As federal health officials declared the monkeypox virus a public health emergency in the U.S. on Thursday, here’s where cases and vaccines stand in Michigan.
Michigan recorded 66 cases of monkeypox in 11 counties, according to the data Wednesday on the state health department website. On Friday, the state had 37 cases.
The state said Wednesday it had recorded 17 cases in the city of Detroit; 12 cases in Oakland County; nine in Wayne County outside the city of Detroit; 8 in Macomb County; seven in Kent County; four in Ingham County; three in Washtenaw County; two in Ottawa County, and one case each in Ionia, St. Clair, Livingston and Montcalm counties.
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The nation has recorded more than 6,600 cases as of Wednesday, according to the U.S. Centers for Disease Control and Prevention. This week, President Joe Biden announced the White House’s new national monkeypox response coordinator and deputy coordinator.
Dr. Rochelle Walensky, director of the Centers for Disease Control and Prevention, said during a briefing Thursday with federal health officials that they expect cases to continue to rise as people have more access to testing. Cases may be rising now because of more widely available testing in addition to the potential of more infections.
Globally, more than 26,000 cases have been reported in 87 counties, 80 of which have not historically reported monkeypox. The World Health Organization declared monkeypox a global health emergency July 23.
Vaccine availability in Michigan
Michigan will be receiving about 14,500 doses of the Jynneos vaccine, said Chelsea Wuth, a spokesperson with the state health department.
The Jynneos vaccine is a two-dose regimen authorized for use against smallpox and monkeypox that can prevent infection in people who have been exposed and limit the severity of symptoms.
Symptoms can include a fever, headache, swollen lymph nodes, muscle aches, sore throat and a rash that can look like pimples or blisters, the CDC said.
It recommends administering the vaccine within four days from the date of exposure for the best chance to prevent onset of disease. If the vaccine is given between four and 14 days after exposure, it may reduce the symptoms of disease, but it may not prevent the disease, the agency said.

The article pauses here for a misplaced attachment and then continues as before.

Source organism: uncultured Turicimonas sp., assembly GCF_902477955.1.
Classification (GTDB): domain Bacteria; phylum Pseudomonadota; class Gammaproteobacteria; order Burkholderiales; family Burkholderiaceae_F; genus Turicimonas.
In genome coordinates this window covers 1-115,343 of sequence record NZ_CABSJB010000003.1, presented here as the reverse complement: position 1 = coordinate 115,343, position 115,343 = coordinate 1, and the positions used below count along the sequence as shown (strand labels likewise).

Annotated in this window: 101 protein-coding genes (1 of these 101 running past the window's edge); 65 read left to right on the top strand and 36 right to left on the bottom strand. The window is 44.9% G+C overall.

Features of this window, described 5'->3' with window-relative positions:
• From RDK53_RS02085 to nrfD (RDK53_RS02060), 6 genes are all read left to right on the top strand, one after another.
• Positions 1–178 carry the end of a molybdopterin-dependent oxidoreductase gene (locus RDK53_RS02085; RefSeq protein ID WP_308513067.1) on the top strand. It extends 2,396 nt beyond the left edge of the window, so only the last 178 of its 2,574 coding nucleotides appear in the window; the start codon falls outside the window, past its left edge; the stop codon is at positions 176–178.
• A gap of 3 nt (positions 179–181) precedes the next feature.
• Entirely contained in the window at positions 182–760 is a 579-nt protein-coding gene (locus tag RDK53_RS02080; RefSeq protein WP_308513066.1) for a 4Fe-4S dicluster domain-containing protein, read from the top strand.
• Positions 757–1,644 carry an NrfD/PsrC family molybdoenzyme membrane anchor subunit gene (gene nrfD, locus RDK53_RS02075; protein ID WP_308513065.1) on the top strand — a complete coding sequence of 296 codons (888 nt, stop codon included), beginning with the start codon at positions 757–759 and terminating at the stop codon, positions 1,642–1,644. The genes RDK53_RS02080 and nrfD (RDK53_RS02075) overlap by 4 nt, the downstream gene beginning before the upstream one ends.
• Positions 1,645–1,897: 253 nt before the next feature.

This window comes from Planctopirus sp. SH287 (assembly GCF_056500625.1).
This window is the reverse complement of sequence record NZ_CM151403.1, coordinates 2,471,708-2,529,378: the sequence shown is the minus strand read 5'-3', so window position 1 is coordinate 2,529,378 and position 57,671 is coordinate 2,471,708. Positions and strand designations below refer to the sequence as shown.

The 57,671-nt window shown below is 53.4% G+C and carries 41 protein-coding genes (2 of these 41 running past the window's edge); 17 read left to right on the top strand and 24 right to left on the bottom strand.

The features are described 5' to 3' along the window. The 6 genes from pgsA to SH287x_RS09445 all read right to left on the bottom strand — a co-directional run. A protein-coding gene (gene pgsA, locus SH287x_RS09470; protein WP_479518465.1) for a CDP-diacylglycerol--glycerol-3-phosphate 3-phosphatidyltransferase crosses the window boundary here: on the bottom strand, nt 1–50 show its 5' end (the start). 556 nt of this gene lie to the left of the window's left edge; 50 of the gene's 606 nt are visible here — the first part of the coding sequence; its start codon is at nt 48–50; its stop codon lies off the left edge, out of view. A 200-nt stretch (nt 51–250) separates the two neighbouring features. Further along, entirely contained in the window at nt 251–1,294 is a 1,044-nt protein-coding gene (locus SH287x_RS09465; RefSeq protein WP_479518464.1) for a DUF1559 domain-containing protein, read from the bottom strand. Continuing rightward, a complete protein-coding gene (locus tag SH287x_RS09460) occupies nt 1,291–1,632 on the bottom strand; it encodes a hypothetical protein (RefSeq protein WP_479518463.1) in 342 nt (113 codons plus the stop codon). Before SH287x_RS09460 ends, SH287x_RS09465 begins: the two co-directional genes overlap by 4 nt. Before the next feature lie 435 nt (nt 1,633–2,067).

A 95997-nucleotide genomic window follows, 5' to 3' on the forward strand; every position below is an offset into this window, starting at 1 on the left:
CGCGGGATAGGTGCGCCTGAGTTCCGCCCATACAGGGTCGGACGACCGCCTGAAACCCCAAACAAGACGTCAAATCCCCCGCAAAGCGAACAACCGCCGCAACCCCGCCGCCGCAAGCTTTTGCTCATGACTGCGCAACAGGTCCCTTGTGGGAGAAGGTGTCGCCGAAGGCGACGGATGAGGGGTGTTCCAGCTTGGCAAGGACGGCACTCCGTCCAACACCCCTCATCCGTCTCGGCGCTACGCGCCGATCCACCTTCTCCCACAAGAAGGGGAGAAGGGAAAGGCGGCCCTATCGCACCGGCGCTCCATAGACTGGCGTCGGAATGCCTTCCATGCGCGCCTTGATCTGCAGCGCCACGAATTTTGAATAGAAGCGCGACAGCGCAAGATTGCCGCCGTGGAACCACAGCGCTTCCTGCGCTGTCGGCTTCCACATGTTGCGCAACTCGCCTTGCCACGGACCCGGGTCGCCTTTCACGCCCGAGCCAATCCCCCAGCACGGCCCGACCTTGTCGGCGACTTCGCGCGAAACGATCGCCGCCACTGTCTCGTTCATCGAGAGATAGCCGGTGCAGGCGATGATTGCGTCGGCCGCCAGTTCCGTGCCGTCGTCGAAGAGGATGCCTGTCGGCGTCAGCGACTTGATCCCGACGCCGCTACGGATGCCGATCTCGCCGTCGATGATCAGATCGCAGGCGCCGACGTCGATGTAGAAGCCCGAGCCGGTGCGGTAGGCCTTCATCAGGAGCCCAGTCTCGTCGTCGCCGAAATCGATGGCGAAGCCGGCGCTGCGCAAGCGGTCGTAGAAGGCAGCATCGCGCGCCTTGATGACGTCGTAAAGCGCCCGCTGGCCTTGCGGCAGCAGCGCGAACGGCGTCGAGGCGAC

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Wuth said Michigan recently was allocated about 10,460 doses of vaccine by the CDC with 4,180 doses available in the first wave and another 3,138 doses available in the second wave starting Aug. 15. The remaining 3,138 doses will be in the third wave, with the timing to be determined, she said.
Wuth said Michigan has received slightly more than 7,600 doses as of Thursday.
State health officials previously said doses of the Jynneos vaccine have been distributed to hubs in Detroit as well as in Oakland, Washtenaw, Kent, Kalamazoo, Ingham, Genesee and Grand Traverse counties. Those vaccines can be redistributed as needed across the state.
Wuth said 416 people have received the Jynneos vaccine as of Tuesday morning.
She said the state health department does not have a county-by-county breakdown of vaccine administered at this time.
“It is important to note we don’t have real-time data for vaccines administered and that there is a slight lag in administration data being reported” to the state health department, she said.
Where to get a vaccine in Detroit
Detroit is offering vaccines to city residents who have been exposed to the monkeypox virus or to those who suspect they have been exposed.
The city health department said last week that it is offering the Jynneos vaccine at the Wayne HIV/STI Clinic, 50 East Canfield, from 8 a.m.-4:30 p.m. Monday through Friday and 8 a.m.-12:30 p.m. on the first and third Saturdays of the month and at the health department office, 100 Mack Ave., from 8 a.m.-4:30 p.m. Monday through Friday.
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The vaccines will be used as first doses during initial allocations from the state health department.
They will be given out to prevent development of the virus in people who have been exposed to monkeypox and to people with risk behaviors in geographies, settings, events or venues with known monkeypox virus transmission in the previous 14 days, according to a release.
Staff writer Kristen Jordan Shamus contributed to this report.
Contact Christina Hall: firstname.lastname@example.org. Follow her on Twitter: @challreporter.
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